Michael Kaplan • almost 10 years ago
Sorry, but my solution is vastly superior. Was it not understood?
It should have been realized that the core problem that we are dealing with is one of authentication. The ‘winning solutions’ are doomed to failure because they do almost nothing to address the core problem that caller ID can be effortlessly spoofed.
My solution involves a very unique application of public key infrastructure. I argue that it is by far the most practical, simplest, and most rapidly deployable solution that will ACTUALLY WORK. It requires only a one-time update on behalf of either telephone companies or calling device developers, yet universal deployment is not needed before it starts to work.
A vast number of legal callers will have their calls authenticated after the participation of a small number of companies. In relatively short time universal authentication of calls will be inevitable as the only one-time participation of a finite number of companies is required.
It has the following properties:
- It will authenticate all calls. Conventional landline phones as well as personal computer based phone calls will be authenticated.
- Legal robocallers will not be blocked.
- Calls that are legally spoofed will not be blocked.
- Legal calls that use caller ID blocking will not be blocked.
- It will be completely invisible to the consumer.
Can anyone point out a flaw in this system? If so, I would like to know it.
Comments are closed.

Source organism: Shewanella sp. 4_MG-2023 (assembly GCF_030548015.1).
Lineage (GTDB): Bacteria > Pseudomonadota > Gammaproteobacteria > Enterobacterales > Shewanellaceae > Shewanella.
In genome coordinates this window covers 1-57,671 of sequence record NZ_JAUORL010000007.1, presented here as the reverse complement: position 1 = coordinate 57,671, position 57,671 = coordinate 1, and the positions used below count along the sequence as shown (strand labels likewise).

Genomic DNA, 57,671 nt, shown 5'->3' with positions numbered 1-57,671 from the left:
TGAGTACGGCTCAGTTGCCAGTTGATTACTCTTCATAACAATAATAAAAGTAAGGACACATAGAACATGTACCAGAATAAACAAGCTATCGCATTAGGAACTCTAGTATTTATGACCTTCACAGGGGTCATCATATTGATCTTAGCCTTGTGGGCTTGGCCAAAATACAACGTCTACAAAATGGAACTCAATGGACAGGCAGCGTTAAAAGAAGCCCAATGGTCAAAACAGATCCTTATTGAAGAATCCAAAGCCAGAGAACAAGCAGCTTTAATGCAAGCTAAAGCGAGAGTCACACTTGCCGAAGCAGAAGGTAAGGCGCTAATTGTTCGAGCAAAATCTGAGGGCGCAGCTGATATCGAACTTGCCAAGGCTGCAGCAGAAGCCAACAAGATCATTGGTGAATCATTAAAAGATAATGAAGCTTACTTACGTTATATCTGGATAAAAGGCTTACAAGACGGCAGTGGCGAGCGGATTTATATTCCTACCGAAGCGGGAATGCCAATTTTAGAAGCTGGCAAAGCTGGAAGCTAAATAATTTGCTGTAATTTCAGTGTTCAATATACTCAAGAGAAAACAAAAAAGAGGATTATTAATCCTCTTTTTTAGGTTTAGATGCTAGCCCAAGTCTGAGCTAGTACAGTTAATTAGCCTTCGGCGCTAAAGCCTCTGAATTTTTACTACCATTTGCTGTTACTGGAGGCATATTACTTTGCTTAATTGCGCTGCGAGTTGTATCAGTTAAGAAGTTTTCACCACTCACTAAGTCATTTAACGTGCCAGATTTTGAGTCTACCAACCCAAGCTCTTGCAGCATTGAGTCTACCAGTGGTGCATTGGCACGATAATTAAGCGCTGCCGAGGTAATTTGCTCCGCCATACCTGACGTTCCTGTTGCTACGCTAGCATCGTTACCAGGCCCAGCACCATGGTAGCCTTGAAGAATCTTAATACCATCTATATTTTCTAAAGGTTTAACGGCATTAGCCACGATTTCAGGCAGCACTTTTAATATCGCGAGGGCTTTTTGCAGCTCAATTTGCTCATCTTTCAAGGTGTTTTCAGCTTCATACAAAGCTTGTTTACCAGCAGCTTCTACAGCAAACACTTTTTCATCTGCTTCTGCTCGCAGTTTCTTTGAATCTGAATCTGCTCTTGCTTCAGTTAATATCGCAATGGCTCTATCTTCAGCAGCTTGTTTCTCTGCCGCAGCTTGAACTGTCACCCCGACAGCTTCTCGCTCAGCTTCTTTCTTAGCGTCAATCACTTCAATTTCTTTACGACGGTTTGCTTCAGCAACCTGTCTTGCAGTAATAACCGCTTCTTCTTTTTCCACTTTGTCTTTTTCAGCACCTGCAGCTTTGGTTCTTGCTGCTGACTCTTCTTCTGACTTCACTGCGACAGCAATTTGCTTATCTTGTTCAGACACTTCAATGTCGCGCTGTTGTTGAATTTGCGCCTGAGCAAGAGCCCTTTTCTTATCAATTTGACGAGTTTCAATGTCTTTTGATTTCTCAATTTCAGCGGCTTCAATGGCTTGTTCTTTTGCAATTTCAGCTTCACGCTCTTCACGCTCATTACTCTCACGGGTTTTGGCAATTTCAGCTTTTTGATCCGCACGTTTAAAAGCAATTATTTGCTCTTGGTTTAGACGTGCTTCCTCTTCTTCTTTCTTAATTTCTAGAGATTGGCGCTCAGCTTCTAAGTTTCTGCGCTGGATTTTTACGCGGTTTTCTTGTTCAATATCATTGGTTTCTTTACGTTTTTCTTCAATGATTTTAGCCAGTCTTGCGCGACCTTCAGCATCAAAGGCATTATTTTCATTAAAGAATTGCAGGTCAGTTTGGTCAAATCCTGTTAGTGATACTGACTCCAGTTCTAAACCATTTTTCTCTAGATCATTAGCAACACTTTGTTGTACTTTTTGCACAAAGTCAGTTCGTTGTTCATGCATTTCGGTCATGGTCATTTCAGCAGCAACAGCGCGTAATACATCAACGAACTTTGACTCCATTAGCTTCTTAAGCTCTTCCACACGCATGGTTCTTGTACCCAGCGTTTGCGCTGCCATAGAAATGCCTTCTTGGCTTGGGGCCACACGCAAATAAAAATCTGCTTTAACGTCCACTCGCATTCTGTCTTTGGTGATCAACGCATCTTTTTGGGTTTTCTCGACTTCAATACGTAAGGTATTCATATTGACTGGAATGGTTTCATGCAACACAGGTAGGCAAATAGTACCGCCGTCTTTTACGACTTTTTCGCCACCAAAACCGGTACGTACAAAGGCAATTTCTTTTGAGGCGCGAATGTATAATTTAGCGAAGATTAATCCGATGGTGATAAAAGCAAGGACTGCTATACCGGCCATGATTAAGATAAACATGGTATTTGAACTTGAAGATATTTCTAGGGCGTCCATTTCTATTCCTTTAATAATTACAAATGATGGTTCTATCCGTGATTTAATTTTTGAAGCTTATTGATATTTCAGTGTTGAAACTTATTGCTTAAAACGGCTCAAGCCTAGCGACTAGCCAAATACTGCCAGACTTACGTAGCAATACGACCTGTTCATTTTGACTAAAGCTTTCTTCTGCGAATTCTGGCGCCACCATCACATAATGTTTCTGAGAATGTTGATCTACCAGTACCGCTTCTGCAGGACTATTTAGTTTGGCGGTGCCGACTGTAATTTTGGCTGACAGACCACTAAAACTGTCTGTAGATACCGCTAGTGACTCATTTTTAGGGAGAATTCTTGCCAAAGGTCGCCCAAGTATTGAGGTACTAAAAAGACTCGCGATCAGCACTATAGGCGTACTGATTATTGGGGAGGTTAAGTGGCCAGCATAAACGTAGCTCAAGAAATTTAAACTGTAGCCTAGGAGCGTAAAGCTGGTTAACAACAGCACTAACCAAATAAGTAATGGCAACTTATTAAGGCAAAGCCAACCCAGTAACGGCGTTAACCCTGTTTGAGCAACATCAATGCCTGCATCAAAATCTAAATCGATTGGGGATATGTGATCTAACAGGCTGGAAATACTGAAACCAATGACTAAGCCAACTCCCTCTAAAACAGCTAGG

David Frankel • almost 10 years ago
Michael, since you asked, here are a couple of practical hurdles that I see:
1) The signaling systems for telephone calls are VERY RIGID and change at a glacial pace. Have you identified how your "Encrypted TC (or Caller) Reputation ID" would be carried through the network? As I understand your scheme, this might be generated in a smart phone, so it would have to be carried in the GSM or CDMA call set-up over the air. For ALL calls (mobile or otherwise), the new data item you have defined would have to then be carried along with the rest of the call set-up message to the destination. This is most often done with Signaling System 7, and the detailed parameters are spelled out in the ISDN User Part (ISUP) of that specification. As the call hops along its way, it may also be interworked to Session Initiation Protocol (SIP). Getting this new data item successfully handed off and carried end-to-end could be quite challenging.
2) I think getting universal adoption is harder than you imagine. The installed base of telephone company landline switching equipment (Lucent 5ESS, Nortel DMS, Siemens EWSD, and a smattering of others) don't get software feature updates any more; Nortel is out of business. There are thousands of these still in the network. Not all mobile phones are smartphones, and not all smartphones get updates. (My 18-month-old smartphone doesn't get updated by Motorola any more.) I think it will be several years before you'd be able to penetrate a significant majority of these devices, and much longer for a ubiquitous deployment (meaning the non-updated devices/systems go end-of-life).
One idea (which may already be part of your plan): If a call arrived at the called destination without your new authentication packet, your global database could still be queried with the calling number that was presented, to see if it SHOULD have come with authentication. If not, the call could be further screened.This might limit the need for ubiquity.